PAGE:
27 October 2010

Nissan Leaf & Baby Boomers (Part II)

The first post about the Nissan Leaf discussed the web site.  I neglected to mention the miniscule, mealy fonts and poor choices for color palette and contrasts. Read this.

Here’s a nifty computer fly-though I think is on the Leaf site (although please don’t ask me to find it again – instead, I’ll just toss it up from YouTube):


What I like: The dashboard appears to be large and readable. 

Some past posts about marketing/advertising automobiles to Boomers:

Car Spots Driving in the Wrong Direction (2006)

Coming Boom in Boomer-Friendly Transport (2008)
imageMy point three years ago was that Baby Boomers were buying up those mid-priced boxy cars (even though they were being marketed to college kids and twenty-somethings) because they were easy to get in and out of, easy to see out of, and some had large dashboards that were easy to read. So why not build cars with these and more features for older drivers? And market them as such?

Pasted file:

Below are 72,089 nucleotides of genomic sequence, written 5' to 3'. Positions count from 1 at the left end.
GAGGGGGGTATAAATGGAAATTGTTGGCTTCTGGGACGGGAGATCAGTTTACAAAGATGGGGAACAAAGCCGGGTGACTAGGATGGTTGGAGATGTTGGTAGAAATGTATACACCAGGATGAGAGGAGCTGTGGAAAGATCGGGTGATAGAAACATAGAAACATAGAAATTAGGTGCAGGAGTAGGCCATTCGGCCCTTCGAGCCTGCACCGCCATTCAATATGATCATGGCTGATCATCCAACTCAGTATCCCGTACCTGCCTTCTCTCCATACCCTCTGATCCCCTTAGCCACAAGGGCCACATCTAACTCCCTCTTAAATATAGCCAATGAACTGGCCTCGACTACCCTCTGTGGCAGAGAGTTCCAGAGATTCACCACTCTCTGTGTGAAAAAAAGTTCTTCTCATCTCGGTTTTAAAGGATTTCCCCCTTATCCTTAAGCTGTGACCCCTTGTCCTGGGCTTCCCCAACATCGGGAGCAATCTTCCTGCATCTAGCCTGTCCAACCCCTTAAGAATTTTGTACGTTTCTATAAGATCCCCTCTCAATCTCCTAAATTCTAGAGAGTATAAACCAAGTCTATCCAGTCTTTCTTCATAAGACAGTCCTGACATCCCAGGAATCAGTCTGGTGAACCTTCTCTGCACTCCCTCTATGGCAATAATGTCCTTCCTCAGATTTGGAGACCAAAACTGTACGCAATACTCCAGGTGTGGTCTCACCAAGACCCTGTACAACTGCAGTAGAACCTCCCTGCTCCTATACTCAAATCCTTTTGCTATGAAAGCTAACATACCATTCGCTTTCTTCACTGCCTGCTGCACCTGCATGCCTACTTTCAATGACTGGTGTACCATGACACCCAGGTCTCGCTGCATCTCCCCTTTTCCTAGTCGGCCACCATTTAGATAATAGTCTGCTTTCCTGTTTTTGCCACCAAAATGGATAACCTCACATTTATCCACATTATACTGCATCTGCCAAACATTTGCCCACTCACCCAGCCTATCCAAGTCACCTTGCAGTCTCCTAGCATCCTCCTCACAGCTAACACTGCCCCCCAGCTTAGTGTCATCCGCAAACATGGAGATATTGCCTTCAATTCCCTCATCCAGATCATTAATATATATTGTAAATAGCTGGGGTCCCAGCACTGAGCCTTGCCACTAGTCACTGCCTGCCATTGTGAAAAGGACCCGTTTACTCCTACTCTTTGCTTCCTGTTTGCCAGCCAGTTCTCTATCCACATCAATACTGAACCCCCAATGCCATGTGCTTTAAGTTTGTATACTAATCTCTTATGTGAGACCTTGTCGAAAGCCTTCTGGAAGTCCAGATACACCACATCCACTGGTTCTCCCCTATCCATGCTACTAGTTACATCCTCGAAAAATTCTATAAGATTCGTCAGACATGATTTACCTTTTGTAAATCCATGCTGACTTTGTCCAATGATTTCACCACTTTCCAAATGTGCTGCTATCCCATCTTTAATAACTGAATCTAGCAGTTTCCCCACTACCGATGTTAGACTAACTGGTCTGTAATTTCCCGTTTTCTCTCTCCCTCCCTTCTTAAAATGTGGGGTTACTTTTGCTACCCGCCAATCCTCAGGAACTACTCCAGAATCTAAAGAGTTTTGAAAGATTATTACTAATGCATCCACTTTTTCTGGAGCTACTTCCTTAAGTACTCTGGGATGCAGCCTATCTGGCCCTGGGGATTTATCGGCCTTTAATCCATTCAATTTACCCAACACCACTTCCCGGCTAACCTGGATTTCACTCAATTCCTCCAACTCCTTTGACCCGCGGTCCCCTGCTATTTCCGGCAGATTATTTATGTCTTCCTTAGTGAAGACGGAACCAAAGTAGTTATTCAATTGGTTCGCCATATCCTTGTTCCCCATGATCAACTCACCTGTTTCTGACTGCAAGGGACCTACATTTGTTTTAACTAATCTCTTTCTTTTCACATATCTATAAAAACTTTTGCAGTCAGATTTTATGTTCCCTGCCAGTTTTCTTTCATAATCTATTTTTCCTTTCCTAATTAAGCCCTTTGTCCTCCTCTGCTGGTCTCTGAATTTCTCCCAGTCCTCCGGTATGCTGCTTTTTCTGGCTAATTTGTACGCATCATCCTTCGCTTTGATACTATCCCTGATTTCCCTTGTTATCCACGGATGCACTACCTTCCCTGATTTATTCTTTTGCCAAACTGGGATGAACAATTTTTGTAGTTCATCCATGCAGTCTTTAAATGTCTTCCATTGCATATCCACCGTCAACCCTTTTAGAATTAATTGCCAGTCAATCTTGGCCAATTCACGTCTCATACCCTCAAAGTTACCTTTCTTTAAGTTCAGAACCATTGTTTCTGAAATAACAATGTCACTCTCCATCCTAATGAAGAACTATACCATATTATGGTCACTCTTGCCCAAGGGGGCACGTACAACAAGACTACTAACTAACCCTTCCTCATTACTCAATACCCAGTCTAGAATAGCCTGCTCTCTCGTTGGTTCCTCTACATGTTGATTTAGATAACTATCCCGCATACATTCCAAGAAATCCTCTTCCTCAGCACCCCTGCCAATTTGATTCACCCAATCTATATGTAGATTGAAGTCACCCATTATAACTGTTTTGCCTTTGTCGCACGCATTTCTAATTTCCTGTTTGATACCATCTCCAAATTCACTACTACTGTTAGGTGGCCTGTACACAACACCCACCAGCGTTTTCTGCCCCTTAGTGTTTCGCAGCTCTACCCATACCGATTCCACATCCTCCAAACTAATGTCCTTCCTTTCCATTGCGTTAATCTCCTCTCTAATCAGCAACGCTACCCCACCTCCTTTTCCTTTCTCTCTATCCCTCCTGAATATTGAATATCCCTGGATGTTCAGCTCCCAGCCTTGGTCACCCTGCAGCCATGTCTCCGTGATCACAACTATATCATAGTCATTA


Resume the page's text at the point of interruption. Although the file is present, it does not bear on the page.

Who’s gonna buy this car? (2009)

What Next From The Crystal Ball of Common Sense? (2009)

If you’re offering a car to the 50+ demo, physical comfort and ease of use had better be front and center in all marketing material. 

Somewhere tucked away in the Leaf web site (don’t make me look for it – that’ll take hours):

  • 6-way manual adjustable driver’s seat
  • 4-way manual adjustable front-passenger’s seat

Great. But let’s see it somewhere where we can see it. 

And how about a video showing how easy it is getting in and out of the car, the large windshield, big mirrors, etc.

This worries me – from a piece on the Forbes website:

… The much-desired feeling of automotive superiority will have to come from the zero-emission badge, not a horsepower rating or superior creature comforts.

Not surprisingly, an independent source has made the best video about the Nissan Leaf:

A review by CNet’s Brian Cooley

This one’s just as good:

Brian Cooley & Nissan Leaf

My point: A couple of video reviews and a trip to Wikipedia offer more information and ‘reason why’ then the Nissan Leaf’s flashy, convoluted official web site.

Not good.

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